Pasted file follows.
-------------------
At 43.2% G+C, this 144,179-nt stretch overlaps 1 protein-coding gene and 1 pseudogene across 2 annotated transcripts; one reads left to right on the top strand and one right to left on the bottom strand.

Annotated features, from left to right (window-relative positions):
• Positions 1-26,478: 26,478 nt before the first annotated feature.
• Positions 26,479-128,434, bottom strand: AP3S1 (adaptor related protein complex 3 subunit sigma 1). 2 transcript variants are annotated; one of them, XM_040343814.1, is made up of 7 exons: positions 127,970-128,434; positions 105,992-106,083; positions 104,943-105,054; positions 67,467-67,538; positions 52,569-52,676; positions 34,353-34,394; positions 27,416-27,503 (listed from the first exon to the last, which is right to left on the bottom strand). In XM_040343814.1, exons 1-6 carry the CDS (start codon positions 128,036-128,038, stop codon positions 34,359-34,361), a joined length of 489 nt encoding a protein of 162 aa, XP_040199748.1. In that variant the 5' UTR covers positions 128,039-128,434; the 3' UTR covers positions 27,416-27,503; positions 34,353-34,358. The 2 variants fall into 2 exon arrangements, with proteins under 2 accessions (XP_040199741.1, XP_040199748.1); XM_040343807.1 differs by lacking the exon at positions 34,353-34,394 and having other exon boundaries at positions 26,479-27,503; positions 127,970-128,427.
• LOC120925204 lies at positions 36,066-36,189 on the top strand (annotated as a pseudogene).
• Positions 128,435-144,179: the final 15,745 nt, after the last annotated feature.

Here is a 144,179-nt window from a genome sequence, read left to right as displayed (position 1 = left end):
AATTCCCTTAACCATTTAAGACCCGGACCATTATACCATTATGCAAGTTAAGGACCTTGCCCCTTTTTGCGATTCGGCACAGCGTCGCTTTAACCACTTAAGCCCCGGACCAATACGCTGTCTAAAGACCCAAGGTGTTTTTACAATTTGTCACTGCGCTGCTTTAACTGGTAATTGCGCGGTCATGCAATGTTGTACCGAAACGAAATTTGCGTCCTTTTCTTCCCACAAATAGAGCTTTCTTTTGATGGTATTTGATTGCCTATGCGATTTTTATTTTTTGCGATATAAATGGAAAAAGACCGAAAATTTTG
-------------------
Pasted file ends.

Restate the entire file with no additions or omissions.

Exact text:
At 43.2% G+C, this 144,179-nt stretch overlaps 1 protein-coding gene and 1 pseudogene across 2 annotated transcripts; one reads left to right on the top strand and one right to left on the bottom strand.

Annotated features, from left to right (window-relative positions):
• Positions 1-26,478: 26,478 nt before the first annotated feature.
• Positions 26,479-128,434, bottom strand: AP3S1 (adaptor related protein complex 3 subunit sigma 1). 2 transcript variants are annotated; one of them, XM_040343814.1, is made up of 7 exons: positions 127,970-128,434; positions 105,992-106,083; positions 104,943-105,054; positions 67,467-67,538; positions 52,569-52,676; positions 34,353-34,394; positions 27,416-27,503 (listed from the first exon to the last, which is right to left on the bottom strand). In XM_040343814.1, exons 1-6 carry the CDS (start codon positions 128,036-128,038, stop codon positions 34,359-34,361), a joined length of 489 nt encoding a protein of 162 aa, XP_040199748.1. In that variant the 5' UTR covers positions 128,039-128,434; the 3' UTR covers positions 27,416-27,503; positions 34,353-34,358. The 2 variants fall into 2 exon arrangements, with proteins under 2 accessions (XP_040199741.1, XP_040199748.1); XM_040343807.1 differs by lacking the exon at positions 34,353-34,394 and having other exon boundaries at positions 26,479-27,503; positions 127,970-128,427.
• LOC120925204 lies at positions 36,066-36,189 on the top strand (annotated as a pseudogene).
• Positions 128,435-144,179: the final 15,745 nt, after the last annotated feature.

Here is a 144,179-nt window from a genome sequence, read left to right as displayed (position 1 = left end):
AATTCCCTTAACCATTTAAGACCCGGACCATTATACCATTATGCAAGTTAAGGACCTTGCCCCTTTTTGCGATTCGGCACAGCGTCGCTTTAACCACTTAAGCCCCGGACCAATACGCTGTCTAAAGACCCAAGGTGTTTTTACAATTTGTCACTGCGCTGCTTTAACTGGTAATTGCGCGGTCATGCAATGTTGTACCGAAACGAAATTTGCGTCCTTTTCTTCCCACAAATAGAGCTTTCTTTTGATGGTATTTGATTGCCTATGCGATTTTTATTTTTTGCGATATAAATGGAAAAAGACCGAAAATTTTG